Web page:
Diário de Lisboa, that had sent the first reporter for the war stage in Spain, recognized now the competition. The newspaper decides to send a new journalist named Artur Portela.

In August 1st of 1936, he crossed the border and arrived in Spain. During the trip, the journalist wrote a testimony about the surrounding scenario: «In the road that, sometimes, goes parallel to the railroad, are seen, in vertiginous arrows, automobiles with armed people». But on the contrary to his colleagues and competitors, Artur Portela saw a much more troubled scenario according to what himself reported to Diário de Lisboa: «Sometimes gunshots are heard around Grande Hotel. (…) somebody shot from a roof or against an automobile, where Falangistas went and immediately the patrols spread through across the city stroke back with a strong shooting».

The war started to directly affect Portugal. In September of 1936, Diário de Notícias announced an uprising aboard two battleships, involving crew members that, allegedly, intended to join the “Spanish Marxist fleet”.



«Treason, high treason! The whole country claims for justice against those that, directly or indirectly, are involved in the strange case».



In April of 1937, German airplanes destroyed the emblematic Basque village of Guernica. The ABC of Madrid reported the attack. The newspaper’s Seville edition informed that Guernica had be “set on fire by los rojos”, echoing the Franquist official version. ABC from Madrid answered, quoting foreign correspondents: La felonía de los facciosos les lleva a asegurar que los leales han incendiado Guernica.” [“The felony of factious take them to assure that the loyal ones had burned down Guernica.”]



The world was shocked about the events in Spain. The Times advanced in first hand: “The reflection of the flames could be seen in the clouds of smoke above the mountains from 10 miles away”.



During war years, more than a thousand reporters covered the conflict. Five died, among which Ernest Sheepshanks, a Reuters correspondent, and Gerda Taro, considered the first feminine photojournalist in a war forefront. The English The Times and The Manchester Guardian published, between July 15th of 1938 and Abril 15th of 1939, more than 11 thousand news focused on the war. Reporters also arrived from the United States, standing out The New York Times that sent three permanent correspondents to cover the war. Among these was the writer Ernest Hemingway, who arrived in Spain in March of 1937 as a correspondent from the North American Newspaper Alliance. The Spanish Civil War was also immortalized in the country’s popular culture.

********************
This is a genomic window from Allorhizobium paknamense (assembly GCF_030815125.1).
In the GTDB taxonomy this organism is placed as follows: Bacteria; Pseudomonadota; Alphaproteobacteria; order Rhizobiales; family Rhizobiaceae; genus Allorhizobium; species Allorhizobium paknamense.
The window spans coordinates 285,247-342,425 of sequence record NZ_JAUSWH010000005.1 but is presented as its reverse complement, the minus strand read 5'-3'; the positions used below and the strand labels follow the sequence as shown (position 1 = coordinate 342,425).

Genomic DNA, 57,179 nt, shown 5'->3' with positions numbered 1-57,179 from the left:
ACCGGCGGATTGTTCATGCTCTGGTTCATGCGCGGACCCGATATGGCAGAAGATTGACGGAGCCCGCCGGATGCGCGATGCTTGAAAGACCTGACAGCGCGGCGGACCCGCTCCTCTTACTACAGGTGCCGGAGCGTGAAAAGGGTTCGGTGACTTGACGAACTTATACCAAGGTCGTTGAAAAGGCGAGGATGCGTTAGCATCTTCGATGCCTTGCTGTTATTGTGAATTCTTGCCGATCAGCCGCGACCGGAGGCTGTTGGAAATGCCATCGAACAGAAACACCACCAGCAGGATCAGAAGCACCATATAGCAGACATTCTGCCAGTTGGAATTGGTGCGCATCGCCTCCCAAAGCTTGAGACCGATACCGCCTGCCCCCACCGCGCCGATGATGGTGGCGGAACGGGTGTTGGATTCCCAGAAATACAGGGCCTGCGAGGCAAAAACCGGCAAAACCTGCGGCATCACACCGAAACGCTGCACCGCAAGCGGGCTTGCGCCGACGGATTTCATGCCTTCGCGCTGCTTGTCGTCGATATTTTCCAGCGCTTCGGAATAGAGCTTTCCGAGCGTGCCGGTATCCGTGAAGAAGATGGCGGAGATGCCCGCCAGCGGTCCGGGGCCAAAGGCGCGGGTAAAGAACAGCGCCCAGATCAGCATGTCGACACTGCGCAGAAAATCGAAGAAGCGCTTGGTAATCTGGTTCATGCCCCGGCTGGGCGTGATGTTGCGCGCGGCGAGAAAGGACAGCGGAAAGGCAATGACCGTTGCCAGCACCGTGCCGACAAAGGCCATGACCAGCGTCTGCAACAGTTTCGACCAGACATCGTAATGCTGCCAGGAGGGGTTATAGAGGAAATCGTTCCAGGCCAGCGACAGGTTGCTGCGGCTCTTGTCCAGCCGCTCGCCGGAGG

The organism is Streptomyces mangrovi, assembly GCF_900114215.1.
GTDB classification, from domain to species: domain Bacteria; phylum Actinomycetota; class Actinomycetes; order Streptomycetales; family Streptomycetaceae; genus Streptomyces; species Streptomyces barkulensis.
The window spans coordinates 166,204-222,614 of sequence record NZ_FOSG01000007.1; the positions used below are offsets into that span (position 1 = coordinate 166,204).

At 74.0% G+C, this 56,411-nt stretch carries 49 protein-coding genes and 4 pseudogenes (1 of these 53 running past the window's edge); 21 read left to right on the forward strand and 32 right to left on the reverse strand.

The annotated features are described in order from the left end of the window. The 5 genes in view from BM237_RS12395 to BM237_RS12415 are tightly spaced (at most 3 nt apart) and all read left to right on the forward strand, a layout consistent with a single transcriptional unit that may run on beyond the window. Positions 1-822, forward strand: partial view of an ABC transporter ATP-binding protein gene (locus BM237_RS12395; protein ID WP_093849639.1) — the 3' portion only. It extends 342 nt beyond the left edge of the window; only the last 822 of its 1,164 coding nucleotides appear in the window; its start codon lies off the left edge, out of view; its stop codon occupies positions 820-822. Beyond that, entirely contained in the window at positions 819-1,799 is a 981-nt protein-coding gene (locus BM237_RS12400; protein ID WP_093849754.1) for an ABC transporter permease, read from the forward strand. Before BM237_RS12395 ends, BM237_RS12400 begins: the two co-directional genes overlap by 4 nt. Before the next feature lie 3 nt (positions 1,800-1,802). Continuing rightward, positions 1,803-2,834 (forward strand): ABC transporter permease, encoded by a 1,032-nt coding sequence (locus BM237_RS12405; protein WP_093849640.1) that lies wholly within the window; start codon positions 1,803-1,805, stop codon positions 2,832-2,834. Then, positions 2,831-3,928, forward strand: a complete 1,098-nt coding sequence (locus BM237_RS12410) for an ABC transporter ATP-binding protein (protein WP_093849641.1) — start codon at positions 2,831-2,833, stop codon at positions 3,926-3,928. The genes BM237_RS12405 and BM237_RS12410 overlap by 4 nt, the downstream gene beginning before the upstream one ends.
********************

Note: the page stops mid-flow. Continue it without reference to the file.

The song Madre anoche en las trincheras is already a part of the Spanish popular songbook. Legend says that the lyrics are based in a letter a soldier wrote to his mother, initially published in The New York Times Magazine.

Of the war’s artistic legacy is also part Guernica, a masterpiece by Picasso. The painter created the panel from the reports of the bombings that arrived in Paris, where he lived. The work was in exhibition in the International Exposition of Paris, in July of 9137.

Picasso stated: "No, la pintura no está hecha para decorar las habitaciones. Es un instrumento de guerra ofensivo y defensivo contra el enemigo”. [“No, the painting was not done to decorate rooms. It is na offensive and defensive war instrument against the enemy.”]



War and art also mix in the works of the photojournalists who witnessed the conflict. Loyalist Militiaman at the Moment of Death, by Robert Capra, became one of the most iconic images of the civil war.


The wounds opened by Guernica continued to spread across the nation in 1938. “Se ha rendido el jefe faccioso de Teruel con las fuerzas a sus órdenes y se han pasado a nuestras filas dos compañías de requetés navarros" [“the factious chief of Teruel has surrendered with the forces under his command and has two ranks of Navarro requetés have passed to our lines”], it was possible to read in the Madrid edition of the ABC newspaper, in an attempt to maintain the spirit of the population. Seville’s edition published contrasting news: “Nuetras victoriosas tropas siguen conquistando posiciones”. [“Our victorious troops continue to conquer positions.”]